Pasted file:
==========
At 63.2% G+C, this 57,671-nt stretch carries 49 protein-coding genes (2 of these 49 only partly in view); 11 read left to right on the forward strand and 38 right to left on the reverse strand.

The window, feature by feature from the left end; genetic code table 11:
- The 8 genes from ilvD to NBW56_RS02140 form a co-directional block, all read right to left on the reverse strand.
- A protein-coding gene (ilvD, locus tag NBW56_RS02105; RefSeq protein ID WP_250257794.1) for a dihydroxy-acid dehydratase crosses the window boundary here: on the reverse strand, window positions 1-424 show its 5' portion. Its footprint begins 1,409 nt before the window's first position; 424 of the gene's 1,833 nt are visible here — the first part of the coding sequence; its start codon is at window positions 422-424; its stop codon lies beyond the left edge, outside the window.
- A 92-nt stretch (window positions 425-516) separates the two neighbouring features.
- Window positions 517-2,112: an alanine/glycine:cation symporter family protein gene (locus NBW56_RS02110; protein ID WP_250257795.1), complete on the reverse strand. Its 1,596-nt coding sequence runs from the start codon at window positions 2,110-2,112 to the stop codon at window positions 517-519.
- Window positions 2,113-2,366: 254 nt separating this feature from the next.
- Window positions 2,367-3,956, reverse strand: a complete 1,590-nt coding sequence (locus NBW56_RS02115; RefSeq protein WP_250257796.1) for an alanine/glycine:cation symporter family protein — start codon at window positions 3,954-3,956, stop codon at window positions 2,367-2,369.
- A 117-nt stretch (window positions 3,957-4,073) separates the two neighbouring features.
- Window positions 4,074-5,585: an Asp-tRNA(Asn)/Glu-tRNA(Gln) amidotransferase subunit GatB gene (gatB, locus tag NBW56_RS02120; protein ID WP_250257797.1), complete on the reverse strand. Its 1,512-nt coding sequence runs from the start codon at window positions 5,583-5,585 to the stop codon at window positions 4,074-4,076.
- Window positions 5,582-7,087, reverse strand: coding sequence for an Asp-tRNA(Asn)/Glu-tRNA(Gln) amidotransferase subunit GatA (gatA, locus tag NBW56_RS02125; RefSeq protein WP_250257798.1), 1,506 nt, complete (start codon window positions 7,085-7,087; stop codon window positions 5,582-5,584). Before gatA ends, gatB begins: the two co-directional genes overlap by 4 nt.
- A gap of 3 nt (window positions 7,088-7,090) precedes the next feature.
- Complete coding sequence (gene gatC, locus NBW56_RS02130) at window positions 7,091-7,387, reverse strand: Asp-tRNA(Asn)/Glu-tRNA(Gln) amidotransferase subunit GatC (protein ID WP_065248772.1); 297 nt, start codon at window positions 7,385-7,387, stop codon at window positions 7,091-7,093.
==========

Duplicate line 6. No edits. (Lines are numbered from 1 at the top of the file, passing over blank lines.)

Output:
- Window positions 517-2,112: an alanine/glycine:cation symporter family protein gene (locus NBW56_RS02110; protein ID WP_250257795.1), complete on the reverse strand. Its 1,596-nt coding sequence runs from the start codon at window positions 2,110-2,112 to the stop codon at window positions 517-519.